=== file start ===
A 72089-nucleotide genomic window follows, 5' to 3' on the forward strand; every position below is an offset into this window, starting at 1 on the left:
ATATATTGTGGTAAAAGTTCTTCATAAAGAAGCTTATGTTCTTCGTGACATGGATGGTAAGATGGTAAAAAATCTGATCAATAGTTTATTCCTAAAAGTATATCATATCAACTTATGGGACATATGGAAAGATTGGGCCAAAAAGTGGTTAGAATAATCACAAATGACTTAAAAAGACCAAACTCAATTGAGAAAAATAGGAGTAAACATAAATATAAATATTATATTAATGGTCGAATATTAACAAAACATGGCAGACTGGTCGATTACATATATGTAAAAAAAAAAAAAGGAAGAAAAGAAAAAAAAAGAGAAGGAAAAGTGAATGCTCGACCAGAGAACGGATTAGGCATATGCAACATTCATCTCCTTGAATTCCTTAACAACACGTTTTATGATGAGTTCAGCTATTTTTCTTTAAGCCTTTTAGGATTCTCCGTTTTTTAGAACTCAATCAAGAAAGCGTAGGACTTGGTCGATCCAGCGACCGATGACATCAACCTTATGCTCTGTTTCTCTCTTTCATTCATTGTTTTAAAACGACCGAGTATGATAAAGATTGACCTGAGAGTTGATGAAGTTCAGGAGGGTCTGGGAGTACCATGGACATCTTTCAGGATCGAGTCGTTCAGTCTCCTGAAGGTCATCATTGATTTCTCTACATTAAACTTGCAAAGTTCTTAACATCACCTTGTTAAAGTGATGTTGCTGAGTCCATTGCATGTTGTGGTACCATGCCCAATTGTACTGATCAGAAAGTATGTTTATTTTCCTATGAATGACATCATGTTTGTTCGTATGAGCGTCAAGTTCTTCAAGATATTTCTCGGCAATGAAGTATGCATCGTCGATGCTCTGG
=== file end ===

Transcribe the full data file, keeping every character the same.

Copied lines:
A 72089-nucleotide genomic window follows, 5' to 3' on the forward strand; every position below is an offset into this window, starting at 1 on the left:
ATATATTGTGGTAAAAGTTCTTCATAAAGAAGCTTATGTTCTTCGTGACATGGATGGTAAGATGGTAAAAAATCTGATCAATAGTTTATTCCTAAAAGTATATCATATCAACTTATGGGACATATGGAAAGATTGGGCCAAAAAGTGGTTAGAATAATCACAAATGACTTAAAAAGACCAAACTCAATTGAGAAAAATAGGAGTAAACATAAATATAAATATTATATTAATGGTCGAATATTAACAAAACATGGCAGACTGGTCGATTACATATATGTAAAAAAAAAAAAAGGAAGAAAAGAAAAAAAAAGAGAAGGAAAAGTGAATGCTCGACCAGAGAACGGATTAGGCATATGCAACATTCATCTCCTTGAATTCCTTAACAACACGTTTTATGATGAGTTCAGCTATTTTTCTTTAAGCCTTTTAGGATTCTCCGTTTTTTAGAACTCAATCAAGAAAGCGTAGGACTTGGTCGATCCAGCGACCGATGACATCAACCTTATGCTCTGTTTCTCTCTTTCATTCATTGTTTTAAAACGACCGAGTATGATAAAGATTGACCTGAGAGTTGATGAAGTTCAGGAGGGTCTGGGAGTACCATGGACATCTTTCAGGATCGAGTCGTTCAGTCTCCTGAAGGTCATCATTGATTTCTCTACATTAAACTTGCAAAGTTCTTAACATCACCTTGTTAAAGTGATGTTGCTGAGTCCATTGCATGTTGTGGTACCATGCCCAATTGTACTGATCAGAAAGTATGTTTATTTTCCTATGAATGACATCATGTTTGTTCGTATGAGCGTCAAGTTCTTCAAGATATTTCTCGGCAATGAAGTATGCATCGTCGATGCTCTGG